Homily: Divine Mercy Sunday, 2015

divine mercy 350pxDIVINE MERCY SUNDAY
2nd Sunday of Easter
12th April, 2015
Acts 4:32-35; 1 Jn 5:1-6 & Jn 20:19-31.

This Sunday following Easter has always been the Feast of Mercy, however since 2001, the designated title, Divine Mercy Sunday, expands the theological significance of the Octave of Easter and deepens its meaning. We see this feast as the convergence of all the mysteries and graces of Holy Week and Easter Week.

We are reminded of the words of Pope St John Paul II: “It unveils the truth that the Paschal Mystery is the culmination of this revealing and effecting of (Divine) Mercy, and that the paschal Christ is the definitive incarnation of Mercy, its living sign … (and) its inexhaustible source.”

The Gospel, which has just been proclaimed, helps us to grasp the full sense and value of this gift. The Evangelist St John makes us share in the emotion felt by the Apostles in their meeting with Christ after His Resurrection. Our attention focuses on the gesture of the Jesus, who transmits to the fearful, astounded disciples the mission of being ministers of Divine Mercy.

He shows them His hands and His side, which bear the marks of the Passion, and tells them: "As the Father has sent me, even so I send you" (Jn 20:21). 

Immediately afterwards, "He breathed on them, and said to them, 'Receive the Holy Spirit. If you forgive the sins of any, they are forgiven; if you retain the sins of any, they are retained' " (Jn 20:22-23). Jesus entrusted to them the gift of "forgiving sins."

The first reading from the Acts of the Apostles tells of life a little later in the early Christian community and confirms ‘With great power the apostles bore witness to the resurrection of the Lord Jesus’.

However, this gospel today is one of the most well-known, discussed, and appreciated—the meeting of the Risen Lord with St Thomas. This relates to the greatest celebration of faith, and we encounter the most famous story of doubt:  of Thomas, who demands proof before he will believe.

In this narrative we see the disciples move from fear to joy, seclusion to mission, absence to presence, disbelief to faith, mere existence to new life, as the Holy Spirit came upon them. We can see the appropriateness of the sacrament of reconciliation in our lives as disciples of the Risen Lord, as we commemorate Divine Mercy Sunday –as a way to highlight the Mercy of God that is offered to our world through our Crucified and Risen Lord.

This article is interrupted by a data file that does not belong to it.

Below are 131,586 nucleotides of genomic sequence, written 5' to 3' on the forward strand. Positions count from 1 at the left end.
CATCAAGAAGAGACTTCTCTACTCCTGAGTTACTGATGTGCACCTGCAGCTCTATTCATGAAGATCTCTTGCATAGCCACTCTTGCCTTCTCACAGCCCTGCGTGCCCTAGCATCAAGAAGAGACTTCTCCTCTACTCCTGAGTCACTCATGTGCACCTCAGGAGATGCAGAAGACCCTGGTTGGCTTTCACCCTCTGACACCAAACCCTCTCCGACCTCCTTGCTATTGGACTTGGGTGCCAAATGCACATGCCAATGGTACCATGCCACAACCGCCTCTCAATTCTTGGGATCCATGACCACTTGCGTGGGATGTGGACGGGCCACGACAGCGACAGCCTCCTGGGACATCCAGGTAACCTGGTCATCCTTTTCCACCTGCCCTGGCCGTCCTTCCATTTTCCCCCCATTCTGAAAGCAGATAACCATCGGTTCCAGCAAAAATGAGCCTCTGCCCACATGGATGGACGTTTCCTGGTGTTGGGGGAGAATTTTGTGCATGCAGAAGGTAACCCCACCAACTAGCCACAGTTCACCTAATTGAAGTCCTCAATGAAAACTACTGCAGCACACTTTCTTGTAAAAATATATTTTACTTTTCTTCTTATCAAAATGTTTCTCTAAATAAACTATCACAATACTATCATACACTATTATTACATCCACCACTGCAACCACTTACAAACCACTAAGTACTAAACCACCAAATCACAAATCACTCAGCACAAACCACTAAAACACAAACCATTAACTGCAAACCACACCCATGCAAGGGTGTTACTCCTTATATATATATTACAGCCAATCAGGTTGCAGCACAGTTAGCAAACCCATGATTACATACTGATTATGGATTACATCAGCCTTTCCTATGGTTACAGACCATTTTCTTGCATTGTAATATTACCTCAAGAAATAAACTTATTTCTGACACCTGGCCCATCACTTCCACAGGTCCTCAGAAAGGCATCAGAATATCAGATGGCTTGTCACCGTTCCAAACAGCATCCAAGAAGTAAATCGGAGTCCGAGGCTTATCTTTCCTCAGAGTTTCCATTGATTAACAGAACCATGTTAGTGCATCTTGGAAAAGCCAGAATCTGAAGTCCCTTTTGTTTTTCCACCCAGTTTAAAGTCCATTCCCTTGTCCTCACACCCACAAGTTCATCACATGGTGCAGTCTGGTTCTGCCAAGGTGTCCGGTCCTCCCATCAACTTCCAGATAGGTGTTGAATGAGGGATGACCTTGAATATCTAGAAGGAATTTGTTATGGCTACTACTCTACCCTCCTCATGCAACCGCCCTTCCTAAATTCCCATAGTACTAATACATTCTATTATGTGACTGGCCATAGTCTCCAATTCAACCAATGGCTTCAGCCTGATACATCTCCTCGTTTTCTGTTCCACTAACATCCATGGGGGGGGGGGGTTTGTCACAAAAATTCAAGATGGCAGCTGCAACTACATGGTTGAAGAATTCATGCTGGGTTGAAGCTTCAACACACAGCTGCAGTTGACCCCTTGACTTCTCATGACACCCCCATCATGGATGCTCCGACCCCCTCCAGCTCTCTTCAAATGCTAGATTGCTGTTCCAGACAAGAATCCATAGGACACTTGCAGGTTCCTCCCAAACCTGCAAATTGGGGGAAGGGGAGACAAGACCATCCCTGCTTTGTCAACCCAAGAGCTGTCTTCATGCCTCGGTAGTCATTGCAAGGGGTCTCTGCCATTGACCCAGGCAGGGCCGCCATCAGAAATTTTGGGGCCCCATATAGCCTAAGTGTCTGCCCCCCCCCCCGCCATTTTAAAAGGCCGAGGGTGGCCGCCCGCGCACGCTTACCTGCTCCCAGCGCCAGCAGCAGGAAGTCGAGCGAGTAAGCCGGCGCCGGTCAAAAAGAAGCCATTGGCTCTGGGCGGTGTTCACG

And this is something to remember: after the apostle Thomas adamantly, even angrily, expressed his doubt, Christ didn’t dismiss him.  He didn’t write him off. Christ came back. He gave Thomas another chance, and offered him the gift of faith – and Thomas, overwhelmed and awed, accepted.

Christ does that with all of us. When we least expect it, he will break through locked doors of the human heart. He will find us, in our fear and uncertainty.  He understands our misgivings, our hurts, our infirmities and weaknesses.  He knows only too well the human condition.  As Thomas discovered, he wants to give us another opportunity.

That, too, is part of the message of this Sunday, when we embrace the power and beauty of God’s forgiveness. It is the Sunday in which we remind ourselves of God’s tender mercies. Furthermore, we well remember Jesus message to St. Faustina: "Mankind will not have peace until it turns with trust to my mercy". This is a time for fulfilling the promise of the Resurrection, the glorious hope of Easter.

Jesus’ response to St Thomas, after he recognized Him as ‘My Lord and my God’, has a mysterious fascination that must relate not so much to the disciples—those who ‘have seen’—but rather to those, like us, who were added to their number afterwards. Blessed are those who have not seen and have believed.’ (Jn 20:29)

Like St Thomas, Christ calls us to live our lives so that the witness that we give will proclaim His Resurrection. We know that we have met the Risen One and we have recognized Him! Let us pray to be open to God’s tender mercies — that we might say with the joy of Easter discovery, and with the wonder of St. Thomas: “My Lord and my God

 

Bishop Leslie Tomlinson

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